One thing I've tried to make abundantly clear is that this time of great economic storm and stress is exposing just how structurally insufficient the current media practices are, as far as covering the economy. The Jon Stewart/Jim Cramer battle went a long way to demonstrating how badly the typical Wall Street coverage is misaligned -- a playing field that favors the self-interested pronouncements of financial sector titans over news that we laymen can use -- but the problem is more fundamental than that. The poor practices are revealed in the way the media relays information -- arcana goes unexplained and predictions go unprobed -- and forms correlative links, such as the frequently unchallenged contention that the Dow Jones is tied specifically to political minutiae.
And yet, even these examples aren't fundamental enough. The bottom line is that the people who are reporting this crisis are often revealed to be completely out of touch with the people most affected. And I couldn't be more grateful for an example of this pulled by Digby and Crooks and Liars earlier this week. Check out this seemingly run-of-the-mill story that tries to take a ground level view of our economic times. Thelma Gutierrez introduces us to Mildred Copeland, an 84-year old woman still working as a waitress to earn a living.
You wouldn't think that finding yourself needing to wait tables at the age of 84 would be a fortunate set of circumstances. But, according to Ali Velshi and Gutierrez, you'd be wrong!
VELSHI: That woman who you had in your story, the woman who'd been a waitress, I almost wonder whether people who live close to the edge, but don't carry a lot of debt are not as affected by this recession. They've sort of been living in that state for a while. There's not a lot of room they've had to fall.
GUTIERREZ: Ali, you're absolutely right. I think that's the lesson here. You look at somebody like Mildred, she's 84 years old. She's still waiting tables, but she's doing it to supplement her social security income. The most important thing here is that she has no mortgage..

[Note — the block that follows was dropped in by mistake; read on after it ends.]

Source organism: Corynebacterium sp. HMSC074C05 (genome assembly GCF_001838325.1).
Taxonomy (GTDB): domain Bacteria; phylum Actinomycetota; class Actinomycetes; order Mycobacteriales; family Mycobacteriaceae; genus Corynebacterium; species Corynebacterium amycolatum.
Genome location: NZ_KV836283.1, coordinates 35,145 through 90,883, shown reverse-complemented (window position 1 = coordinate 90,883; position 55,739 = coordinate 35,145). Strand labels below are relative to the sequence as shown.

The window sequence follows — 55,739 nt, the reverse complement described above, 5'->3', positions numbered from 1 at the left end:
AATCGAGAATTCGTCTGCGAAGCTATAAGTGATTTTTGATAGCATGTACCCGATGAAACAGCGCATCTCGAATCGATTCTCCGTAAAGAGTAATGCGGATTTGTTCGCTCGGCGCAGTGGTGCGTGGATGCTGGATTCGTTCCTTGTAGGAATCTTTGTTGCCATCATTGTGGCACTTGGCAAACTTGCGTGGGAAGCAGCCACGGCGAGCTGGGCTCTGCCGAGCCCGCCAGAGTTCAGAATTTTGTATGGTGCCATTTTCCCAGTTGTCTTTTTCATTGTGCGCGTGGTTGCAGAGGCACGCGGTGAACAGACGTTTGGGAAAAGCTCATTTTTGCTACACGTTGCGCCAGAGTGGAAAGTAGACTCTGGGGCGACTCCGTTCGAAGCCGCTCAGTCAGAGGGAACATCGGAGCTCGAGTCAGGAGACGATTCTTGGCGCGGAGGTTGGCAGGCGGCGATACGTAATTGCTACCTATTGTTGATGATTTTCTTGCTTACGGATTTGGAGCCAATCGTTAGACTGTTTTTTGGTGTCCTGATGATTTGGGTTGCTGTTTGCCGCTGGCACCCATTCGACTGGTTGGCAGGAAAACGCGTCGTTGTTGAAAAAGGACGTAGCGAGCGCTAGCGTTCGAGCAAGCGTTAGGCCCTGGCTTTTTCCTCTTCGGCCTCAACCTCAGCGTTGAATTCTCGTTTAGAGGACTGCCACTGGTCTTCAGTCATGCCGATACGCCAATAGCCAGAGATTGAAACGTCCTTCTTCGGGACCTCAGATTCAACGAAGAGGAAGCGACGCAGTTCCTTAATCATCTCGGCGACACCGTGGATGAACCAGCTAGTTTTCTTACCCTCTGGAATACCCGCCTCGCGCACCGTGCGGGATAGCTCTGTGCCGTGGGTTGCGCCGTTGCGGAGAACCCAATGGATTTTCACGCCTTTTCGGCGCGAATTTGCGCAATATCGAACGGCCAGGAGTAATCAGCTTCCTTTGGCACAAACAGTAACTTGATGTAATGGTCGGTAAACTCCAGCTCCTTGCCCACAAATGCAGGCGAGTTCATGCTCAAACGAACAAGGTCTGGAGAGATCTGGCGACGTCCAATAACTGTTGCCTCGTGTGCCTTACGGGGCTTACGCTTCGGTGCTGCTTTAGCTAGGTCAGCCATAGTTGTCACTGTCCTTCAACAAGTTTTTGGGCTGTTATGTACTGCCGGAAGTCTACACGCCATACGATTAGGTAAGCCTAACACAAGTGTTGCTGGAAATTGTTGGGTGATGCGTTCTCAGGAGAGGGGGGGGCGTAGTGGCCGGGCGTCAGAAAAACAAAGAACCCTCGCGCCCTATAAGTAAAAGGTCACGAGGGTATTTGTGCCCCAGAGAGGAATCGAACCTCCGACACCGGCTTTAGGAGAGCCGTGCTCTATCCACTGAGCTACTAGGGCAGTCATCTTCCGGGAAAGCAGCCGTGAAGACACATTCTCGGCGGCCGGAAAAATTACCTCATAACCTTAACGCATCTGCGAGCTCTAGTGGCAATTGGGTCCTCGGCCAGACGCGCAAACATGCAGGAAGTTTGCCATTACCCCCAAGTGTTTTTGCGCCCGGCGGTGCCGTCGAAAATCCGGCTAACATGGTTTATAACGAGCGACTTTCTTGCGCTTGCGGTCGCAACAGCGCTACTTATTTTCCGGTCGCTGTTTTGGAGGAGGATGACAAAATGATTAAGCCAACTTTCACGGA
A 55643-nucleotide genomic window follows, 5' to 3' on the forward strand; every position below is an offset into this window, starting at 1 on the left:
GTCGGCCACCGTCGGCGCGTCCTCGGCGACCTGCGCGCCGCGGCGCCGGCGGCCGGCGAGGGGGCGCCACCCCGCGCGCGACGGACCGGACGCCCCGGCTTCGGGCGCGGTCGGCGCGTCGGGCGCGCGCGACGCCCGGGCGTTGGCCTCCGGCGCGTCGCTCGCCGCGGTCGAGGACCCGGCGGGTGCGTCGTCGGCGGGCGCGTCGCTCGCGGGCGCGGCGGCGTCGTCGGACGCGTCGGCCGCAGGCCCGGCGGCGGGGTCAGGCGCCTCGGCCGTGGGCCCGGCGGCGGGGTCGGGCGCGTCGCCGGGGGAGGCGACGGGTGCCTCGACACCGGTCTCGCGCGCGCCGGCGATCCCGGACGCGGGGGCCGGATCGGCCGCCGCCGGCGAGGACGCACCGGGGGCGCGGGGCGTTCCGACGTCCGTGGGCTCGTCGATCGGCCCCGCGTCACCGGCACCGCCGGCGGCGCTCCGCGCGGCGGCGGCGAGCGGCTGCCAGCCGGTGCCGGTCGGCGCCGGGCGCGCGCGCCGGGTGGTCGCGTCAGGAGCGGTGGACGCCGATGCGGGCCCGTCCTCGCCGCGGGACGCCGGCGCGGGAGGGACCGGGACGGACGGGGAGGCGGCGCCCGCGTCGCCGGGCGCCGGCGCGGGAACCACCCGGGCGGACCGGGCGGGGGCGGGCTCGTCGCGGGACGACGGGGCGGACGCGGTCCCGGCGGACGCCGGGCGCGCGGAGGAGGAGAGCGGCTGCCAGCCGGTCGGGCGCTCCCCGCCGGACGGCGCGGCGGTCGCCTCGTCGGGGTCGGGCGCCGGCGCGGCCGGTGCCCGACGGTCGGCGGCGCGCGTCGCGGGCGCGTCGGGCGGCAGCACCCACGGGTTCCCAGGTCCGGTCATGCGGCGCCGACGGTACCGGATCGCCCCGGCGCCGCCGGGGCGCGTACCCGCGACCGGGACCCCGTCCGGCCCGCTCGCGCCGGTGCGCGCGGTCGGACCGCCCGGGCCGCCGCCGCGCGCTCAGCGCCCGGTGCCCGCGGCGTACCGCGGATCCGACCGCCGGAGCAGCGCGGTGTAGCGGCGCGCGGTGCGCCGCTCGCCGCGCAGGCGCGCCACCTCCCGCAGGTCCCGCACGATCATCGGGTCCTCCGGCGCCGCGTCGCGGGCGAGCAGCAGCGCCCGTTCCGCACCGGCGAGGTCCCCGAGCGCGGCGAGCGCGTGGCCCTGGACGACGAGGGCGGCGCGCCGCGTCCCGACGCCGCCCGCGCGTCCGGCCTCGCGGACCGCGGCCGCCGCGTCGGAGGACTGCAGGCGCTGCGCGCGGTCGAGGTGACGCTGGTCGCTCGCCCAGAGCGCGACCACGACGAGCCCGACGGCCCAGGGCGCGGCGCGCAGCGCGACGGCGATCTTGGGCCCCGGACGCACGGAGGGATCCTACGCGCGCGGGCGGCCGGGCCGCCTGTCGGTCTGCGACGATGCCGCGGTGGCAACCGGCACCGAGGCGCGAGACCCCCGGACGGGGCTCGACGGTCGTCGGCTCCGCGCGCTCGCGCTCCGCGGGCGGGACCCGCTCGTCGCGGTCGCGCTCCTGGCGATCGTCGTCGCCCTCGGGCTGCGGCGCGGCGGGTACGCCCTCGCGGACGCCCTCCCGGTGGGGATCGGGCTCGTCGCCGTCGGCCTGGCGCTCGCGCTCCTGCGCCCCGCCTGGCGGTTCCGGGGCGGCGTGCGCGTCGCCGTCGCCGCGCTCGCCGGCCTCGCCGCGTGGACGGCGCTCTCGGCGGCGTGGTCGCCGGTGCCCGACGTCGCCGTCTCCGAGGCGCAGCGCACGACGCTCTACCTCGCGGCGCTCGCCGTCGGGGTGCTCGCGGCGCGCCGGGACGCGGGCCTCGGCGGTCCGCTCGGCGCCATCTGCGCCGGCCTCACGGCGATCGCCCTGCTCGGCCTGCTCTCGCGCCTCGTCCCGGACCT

VELSHI: Right ..
GUTIERREZ: She doesn't have the monkey on her back that we all have and so she doesn't have to worry. She feels that she can move through this crisis because she lives simply, she was able to pay off her house, and she doesn't have the big worry so many people out there have, which is a mortgage.
VELSHI: We hear a lot of people talking about their grandparents who experienced the recession, or the depression and how they learned the value of a dollar. That might be the silver lining to this thing. We might have a new generation who knows how to stretch a dollar and how to stay clear of as much debt as we've gotten ourselves into.
GUTIERREZ: Absolutely. And that's Mildred's point. You have to learn from this crisis. You have to take it to the future, you have to learn to live within your means, and make sure that you pay off that house and that you buy a house you can afford. She says that that's really the way that she's able to sleep at night.
As Digby says:
Lucky, lucky Mildred. After all, she could be out of a job and then where would she be? I guess if we all play our cards right we too can be waiting tables when we're 84. As long as we live prudently, of course, and make sure we don't have any housing expenses at that age. Otherwise, it could get dicey --- and we'd only have ourselves to blame.
I'll go further, and ask: just how out-of-touch with reality do you have to be to report news in this country? These two news professionals have gone and reported out this story of a woman twenty-years past the typical retirement age still waiting tables, and instead of recognizing how powerfully unfortunate that is, they conclude the following:
1. "People who live close to the edge, but don't carry a lot of debt are not as affected by this recession."
2. "...the lesson here...The most important thing here is that she has no mortgage."
That is ASININE. ASININE! You don't think an 84-year old waitress is going to be affected by the recession? It's almost as if they don't understand that people spend DISCRETIONARY INCOME AT RESTAURANTS, and that waitresses are PAID IN TIPS, and that if MORE PEOPLE have LESS MONEY, our 84-year old waitress is going to be affected by the recession.
Oh, and I'd have to say that the "important thing here" is that THIS WOMAN IS EIGHTY-FOUR. How much longer is she going to endure, waiting tables!
It's just implausible that anyone could examine this woman's plight and come away with these blinded-by-the-brightside conclusions, and suggest that it's good news that she isn't carrying a mortgage! Great! Rick Santelli won't be yelling at her, I guess! But that's precisely what these two media professionals conclude. Mildred Copeland is a WINNER, in this economy. FEEL GOOD FOR HER. BE RELIEVED!
These two could not be more out of touch with the world. This means they probably have no idea why anyone could watch this segment and not get angry. But like Ted Leo sang: "You didn't think they could hate you, now did you?" But they do.